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. Last Updated: 07/27/2016

Trial Starts of Musician Who Penned 'Andijan'

APKhasanov near the court Monday
TASHKENT, Uzbekistan — A dissident Uzbek musician who recorded a song about last year's crackdown on a revolt in the eastern city of Andijan went on trial Monday for slander.

Dadakhon Khasanov is accused of insulting Uzbek President Islam Karimov, infringing upon the Constitution and disseminating illegal information, defense lawyer Surat Ikramov said. The trial at Tashkent City Court was adjourned just after opening when Ikramov demanded that the song's lyrics be examined by linguists.

"They want to keep my tongue tied, so I don't write songs against this dictatorship," Khasanov, who has been under house arrest since April, said in an interview.

The 66-year-old singer, who has been barred since 1992 from publicly performing in Uzbekistan, composed the song "Andijan" days after government troops opened fire on thousands of demonstrators in the eastern city on May 13, 2005.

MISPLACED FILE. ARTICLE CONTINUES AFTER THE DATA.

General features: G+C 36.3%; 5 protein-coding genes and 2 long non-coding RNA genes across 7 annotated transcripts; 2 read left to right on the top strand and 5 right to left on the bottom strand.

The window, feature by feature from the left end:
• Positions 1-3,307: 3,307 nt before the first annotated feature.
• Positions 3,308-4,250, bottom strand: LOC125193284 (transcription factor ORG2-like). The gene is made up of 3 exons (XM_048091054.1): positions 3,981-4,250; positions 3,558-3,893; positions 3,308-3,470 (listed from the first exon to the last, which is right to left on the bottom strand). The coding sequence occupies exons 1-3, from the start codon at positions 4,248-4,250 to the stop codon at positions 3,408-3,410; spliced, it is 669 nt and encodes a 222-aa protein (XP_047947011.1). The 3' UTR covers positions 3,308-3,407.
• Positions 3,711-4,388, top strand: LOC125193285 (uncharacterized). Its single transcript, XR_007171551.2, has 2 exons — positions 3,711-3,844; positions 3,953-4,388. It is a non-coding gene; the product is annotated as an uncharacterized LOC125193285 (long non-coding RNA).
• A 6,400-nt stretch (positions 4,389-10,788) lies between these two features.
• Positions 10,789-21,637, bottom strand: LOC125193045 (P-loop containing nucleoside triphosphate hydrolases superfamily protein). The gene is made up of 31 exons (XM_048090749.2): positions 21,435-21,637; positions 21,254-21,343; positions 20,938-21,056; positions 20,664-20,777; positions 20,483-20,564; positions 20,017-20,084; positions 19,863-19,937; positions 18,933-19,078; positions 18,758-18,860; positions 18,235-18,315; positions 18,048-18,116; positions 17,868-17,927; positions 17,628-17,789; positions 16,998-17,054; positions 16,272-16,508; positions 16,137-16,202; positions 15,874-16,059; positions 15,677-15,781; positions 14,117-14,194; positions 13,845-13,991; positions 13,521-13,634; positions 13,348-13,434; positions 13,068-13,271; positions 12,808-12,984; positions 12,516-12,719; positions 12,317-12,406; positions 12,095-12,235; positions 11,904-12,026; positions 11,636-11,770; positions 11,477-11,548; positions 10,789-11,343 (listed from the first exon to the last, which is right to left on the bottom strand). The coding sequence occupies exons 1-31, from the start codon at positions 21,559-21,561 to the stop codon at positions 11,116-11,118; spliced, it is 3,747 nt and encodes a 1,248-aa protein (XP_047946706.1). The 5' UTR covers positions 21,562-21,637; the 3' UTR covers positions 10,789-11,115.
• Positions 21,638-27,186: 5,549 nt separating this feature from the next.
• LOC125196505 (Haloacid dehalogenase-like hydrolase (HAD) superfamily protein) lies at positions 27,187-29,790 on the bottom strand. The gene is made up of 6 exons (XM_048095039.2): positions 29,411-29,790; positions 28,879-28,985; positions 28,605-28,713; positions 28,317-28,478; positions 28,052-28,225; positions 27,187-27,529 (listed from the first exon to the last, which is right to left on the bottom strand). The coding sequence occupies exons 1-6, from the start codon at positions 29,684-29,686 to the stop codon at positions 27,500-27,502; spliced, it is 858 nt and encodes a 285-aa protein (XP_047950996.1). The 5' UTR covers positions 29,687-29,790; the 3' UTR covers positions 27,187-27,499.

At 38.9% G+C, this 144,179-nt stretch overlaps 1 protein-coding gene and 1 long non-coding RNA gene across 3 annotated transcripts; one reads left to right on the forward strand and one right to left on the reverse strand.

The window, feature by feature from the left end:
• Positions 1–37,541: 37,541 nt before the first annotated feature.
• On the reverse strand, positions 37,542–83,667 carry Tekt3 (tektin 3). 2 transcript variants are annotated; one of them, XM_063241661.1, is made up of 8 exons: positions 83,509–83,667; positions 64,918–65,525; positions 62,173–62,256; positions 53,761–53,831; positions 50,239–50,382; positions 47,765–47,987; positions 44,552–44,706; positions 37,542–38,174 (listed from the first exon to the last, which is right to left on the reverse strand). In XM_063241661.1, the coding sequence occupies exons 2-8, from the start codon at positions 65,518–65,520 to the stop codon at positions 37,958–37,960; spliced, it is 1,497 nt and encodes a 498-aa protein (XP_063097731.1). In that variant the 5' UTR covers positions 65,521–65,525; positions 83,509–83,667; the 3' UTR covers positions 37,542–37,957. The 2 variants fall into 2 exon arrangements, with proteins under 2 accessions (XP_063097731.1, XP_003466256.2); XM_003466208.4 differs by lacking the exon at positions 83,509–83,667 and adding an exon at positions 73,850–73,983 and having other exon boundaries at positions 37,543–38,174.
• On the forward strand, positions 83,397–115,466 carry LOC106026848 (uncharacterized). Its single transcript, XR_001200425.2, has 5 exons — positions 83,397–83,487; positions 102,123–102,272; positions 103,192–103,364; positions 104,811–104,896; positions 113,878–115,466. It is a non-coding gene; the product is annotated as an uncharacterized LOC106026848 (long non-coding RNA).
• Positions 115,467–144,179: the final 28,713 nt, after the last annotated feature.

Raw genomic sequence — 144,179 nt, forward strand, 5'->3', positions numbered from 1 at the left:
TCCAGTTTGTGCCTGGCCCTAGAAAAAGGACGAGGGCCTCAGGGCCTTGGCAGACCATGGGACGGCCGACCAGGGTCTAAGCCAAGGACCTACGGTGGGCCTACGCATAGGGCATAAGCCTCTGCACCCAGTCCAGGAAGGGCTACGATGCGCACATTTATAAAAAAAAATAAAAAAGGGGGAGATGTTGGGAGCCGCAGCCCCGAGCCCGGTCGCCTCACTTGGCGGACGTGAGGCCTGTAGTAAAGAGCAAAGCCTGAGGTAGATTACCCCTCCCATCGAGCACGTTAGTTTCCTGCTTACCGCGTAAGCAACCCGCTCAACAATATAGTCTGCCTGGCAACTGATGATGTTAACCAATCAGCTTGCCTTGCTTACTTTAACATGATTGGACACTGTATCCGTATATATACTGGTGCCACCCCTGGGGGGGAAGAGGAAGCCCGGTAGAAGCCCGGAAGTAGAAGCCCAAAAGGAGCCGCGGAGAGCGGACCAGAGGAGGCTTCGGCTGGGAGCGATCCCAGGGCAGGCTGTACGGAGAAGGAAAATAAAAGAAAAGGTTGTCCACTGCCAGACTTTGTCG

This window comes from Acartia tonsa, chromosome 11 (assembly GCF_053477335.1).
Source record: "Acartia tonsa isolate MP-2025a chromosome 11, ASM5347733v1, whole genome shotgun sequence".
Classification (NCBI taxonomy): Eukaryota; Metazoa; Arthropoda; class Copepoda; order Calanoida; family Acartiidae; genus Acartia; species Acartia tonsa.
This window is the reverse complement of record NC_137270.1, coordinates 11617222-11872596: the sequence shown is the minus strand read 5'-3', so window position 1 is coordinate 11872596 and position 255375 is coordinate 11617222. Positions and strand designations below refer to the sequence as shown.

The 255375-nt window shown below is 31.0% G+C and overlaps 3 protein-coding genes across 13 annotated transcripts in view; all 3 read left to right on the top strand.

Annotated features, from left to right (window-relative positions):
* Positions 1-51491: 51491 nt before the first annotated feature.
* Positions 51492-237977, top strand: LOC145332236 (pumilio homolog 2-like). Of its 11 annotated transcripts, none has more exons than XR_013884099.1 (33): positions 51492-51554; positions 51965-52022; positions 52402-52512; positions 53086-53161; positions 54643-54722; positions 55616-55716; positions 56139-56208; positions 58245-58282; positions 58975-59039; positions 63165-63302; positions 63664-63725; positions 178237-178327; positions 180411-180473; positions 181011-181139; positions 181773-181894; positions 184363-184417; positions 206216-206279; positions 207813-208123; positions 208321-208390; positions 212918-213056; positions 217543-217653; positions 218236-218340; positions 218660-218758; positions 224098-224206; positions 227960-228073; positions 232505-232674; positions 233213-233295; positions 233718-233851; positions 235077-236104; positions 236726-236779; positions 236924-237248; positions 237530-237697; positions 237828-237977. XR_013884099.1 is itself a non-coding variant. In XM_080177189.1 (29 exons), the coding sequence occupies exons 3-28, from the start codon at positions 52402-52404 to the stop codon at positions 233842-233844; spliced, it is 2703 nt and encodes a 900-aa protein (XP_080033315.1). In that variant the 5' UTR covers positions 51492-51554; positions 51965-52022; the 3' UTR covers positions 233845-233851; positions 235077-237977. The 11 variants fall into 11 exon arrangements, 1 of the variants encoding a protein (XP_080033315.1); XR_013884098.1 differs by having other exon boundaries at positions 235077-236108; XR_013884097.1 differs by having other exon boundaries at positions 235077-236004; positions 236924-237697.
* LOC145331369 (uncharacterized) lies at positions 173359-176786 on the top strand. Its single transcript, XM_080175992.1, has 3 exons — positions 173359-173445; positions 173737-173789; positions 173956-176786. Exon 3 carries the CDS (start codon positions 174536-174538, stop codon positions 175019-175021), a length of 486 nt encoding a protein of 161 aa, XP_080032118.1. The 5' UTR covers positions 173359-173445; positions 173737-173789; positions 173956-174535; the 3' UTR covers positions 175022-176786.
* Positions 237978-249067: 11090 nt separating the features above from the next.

Rights groups and witnesses say the demonstrators were mostly unarmed and that hundreds were killed; the government says fewer than 200 died.

The song's lyrics include the words: "Don't say you haven't seen how Andijan was drowned in blood. … The victims fell like mulberries, the children's bloodied bodies were like tulips."

It is unclear how widely the song was distributed; it was recorded on tape and has been passed mainly person-to-person. U.S.-funded Radio Liberty played it every time they reported on the Andijan incident, and the criminal case against Khasanov was opened after a police officer heard it on a bus in the western region of Bukhara.

Khasanov, who began his artistic career in the 1960s, was often at odds with Soviet authorities, and he was briefly arrested in 1976. In the early 1990s, he became one of the founders of opposition Birlik party, which has been banned by Karimov's government.